As all the other sunset photographers were packing up for the night, I was just getting started. This is the scene last night, with the waxing Moon hanging over the moonscape of Dinosaur Provincial Park in southern Alberta.
I took this in deep twilight, when the sky is tinted with subtle colours complementing the earth tones of the landscape below.
Dinosaur Park is the world’s best repository of late Cretaceous fossils, being unearthed as the terrain made of ancient volcanic ash erodes away with every rainstorm. Though the formations date from the Cretaceous some 70 million years ago when this area of Alberta was a bayou-like swamp, the badlands landscape we see today was created at the end of the last ice age when glacial floods poured over the landscape, carving the channels occupied by rivers today, like the Red Deer River that flows through Dinosaur Park.
It’s a favourite spot of mine, just an hour east of where I live, to shoot sunsets and moonrises, and twilight landscapes like this one.
— Alan, August 7, 2011 / Image © 2011 Alan Dyer
Here’s my time-lapse sequence of the hoodoos at Writing-on-Stone Park lighting up as the Moon rises and the Milky Way sets.
The sky starts off dark but lights up as the waning Moon, off frame behind the camera, rises and lights up the foreground and sky. The sequence ends as the sky brightens with the onset of dawn.
Waning moons are great nights for this type of shooting as the changing lighting produces dramatic effects as the landscape lights up at moonrise. The problem is, the Moon doesn’t rise till very late, making for a long night of shooting.
I assembled this sequence from 290 frames, each a 60-second exposure, taken at 1-second intervals over about 4 hours. The camera was the Canon 7D and the lens the 10-22mm Canon EF-S zoom at 10mm. I also shot a matching sequence simultaneously with the 8mm fish-eye and Canon 5D MkII camera, for an all-sky sequence for planetarium use.
— Alan, July 30, 2011 / Movie © 2011 Alan Dyer
Standing among these “hoodoo” rock formations at night with moonlight and starlight for illumination was a magical moment. This is a scene at Writing-on-Stone Provincial Park in southern Alberta, that I took last Saturday night, July 23, 2001 at 3 a.m.
It shows the summer Milky Way arching over the sandstone formations, with the rocks lit by the light of the rising waning Moon in the east.
Writing-on-Stone is a sacred site for First Nations people, a place to connect to the spirit world through dreamquests. No one lived here — it was a place haunted by the spirits — people only visited at special times. The rocks were also used to record visions and historic events, in the form of carved petroglyphs that are among the best preserved and most extensive of any archaeological sites in North America. By day or by night, Writing-on-Stone is an inspiring location, carved in the rocks on the banks of the Milk River (see the previous blogs for some panoramic sunset views of the area).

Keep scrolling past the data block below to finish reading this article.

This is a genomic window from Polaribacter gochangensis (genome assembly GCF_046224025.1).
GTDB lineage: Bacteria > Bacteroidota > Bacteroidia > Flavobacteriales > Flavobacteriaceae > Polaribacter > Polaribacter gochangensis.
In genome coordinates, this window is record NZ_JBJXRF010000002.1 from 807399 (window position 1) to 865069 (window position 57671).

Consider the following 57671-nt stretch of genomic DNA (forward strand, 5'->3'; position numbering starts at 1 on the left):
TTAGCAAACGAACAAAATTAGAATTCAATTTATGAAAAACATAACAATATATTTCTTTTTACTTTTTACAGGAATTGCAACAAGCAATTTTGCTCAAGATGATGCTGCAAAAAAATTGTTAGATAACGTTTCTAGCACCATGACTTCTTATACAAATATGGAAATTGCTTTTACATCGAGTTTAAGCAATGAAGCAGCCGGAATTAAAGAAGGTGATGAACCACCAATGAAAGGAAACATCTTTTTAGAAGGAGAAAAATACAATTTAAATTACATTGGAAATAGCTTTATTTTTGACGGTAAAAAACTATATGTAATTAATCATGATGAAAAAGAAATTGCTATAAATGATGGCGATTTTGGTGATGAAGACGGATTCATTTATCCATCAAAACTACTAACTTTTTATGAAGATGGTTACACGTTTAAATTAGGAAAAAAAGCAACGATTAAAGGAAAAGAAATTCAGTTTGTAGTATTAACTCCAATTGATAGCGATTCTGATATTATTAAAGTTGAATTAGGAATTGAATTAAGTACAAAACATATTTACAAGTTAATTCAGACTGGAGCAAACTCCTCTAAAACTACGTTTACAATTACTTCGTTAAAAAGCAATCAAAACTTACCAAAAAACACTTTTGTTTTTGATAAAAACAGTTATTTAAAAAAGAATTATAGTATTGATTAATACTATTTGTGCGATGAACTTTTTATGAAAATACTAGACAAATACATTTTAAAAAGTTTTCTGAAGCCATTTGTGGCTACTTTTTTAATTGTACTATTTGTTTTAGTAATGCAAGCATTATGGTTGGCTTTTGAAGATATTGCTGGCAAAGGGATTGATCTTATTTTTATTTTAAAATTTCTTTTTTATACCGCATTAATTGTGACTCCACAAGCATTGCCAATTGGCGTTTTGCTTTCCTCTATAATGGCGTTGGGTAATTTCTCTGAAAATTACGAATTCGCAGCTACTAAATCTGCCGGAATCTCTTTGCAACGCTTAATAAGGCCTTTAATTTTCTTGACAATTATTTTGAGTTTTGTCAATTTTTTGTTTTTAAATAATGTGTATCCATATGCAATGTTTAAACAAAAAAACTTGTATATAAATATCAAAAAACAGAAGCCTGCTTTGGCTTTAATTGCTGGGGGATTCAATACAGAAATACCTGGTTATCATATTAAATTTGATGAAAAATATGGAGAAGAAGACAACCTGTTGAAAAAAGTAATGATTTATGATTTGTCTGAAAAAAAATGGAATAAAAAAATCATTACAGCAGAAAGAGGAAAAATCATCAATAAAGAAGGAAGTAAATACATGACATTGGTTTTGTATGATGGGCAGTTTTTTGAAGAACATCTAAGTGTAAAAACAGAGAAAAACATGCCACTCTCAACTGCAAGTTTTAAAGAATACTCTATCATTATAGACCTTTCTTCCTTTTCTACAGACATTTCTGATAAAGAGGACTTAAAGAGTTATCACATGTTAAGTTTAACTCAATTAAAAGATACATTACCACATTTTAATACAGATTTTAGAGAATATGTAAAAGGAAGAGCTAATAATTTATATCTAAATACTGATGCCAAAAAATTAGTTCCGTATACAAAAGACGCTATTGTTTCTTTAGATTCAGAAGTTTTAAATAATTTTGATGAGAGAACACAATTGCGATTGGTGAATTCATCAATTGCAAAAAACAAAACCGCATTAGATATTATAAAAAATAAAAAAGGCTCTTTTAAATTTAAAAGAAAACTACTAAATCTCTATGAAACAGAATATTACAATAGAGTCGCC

This is one frame of about 300 taken as part of a time-lapse movie, and is a 60-second exposure with the Canon 7D and 10-22mm lens.
— Alan, July 30, 2011 / Image © 2011 Alan Dyer
This is one of the great places for evoking the wide open spaces of the high plains. Here we are looking south over the Milk River and the rock formations of Writing-on-Stone Provincial Park in Alberta to the peaks of the Sweetgrass Hills in Montana. The buildings at right are the modern reconstructions of the late 1800’s North West Mounted Police outpost that guarded Canada from the illegals from the U.S. (!) coming up Police Coulee smuggling whiskey from Montana into Canada.
The time is just after sunset, as the last light of the Sun still illuminates the clouds. This is the magic hour for photography, and for taking in the solitude of the “Great Lone Land” as author William Francis Butler described it in his book of that title in 1872.
As Butler wrote, “No ocean of water in the world can vie with its gorgeous sunsets; no solitude can equal the loneliness of a night-shadowed prairie…”
— Alan, July 27, 2011 / Image © 2011 Alan Dyer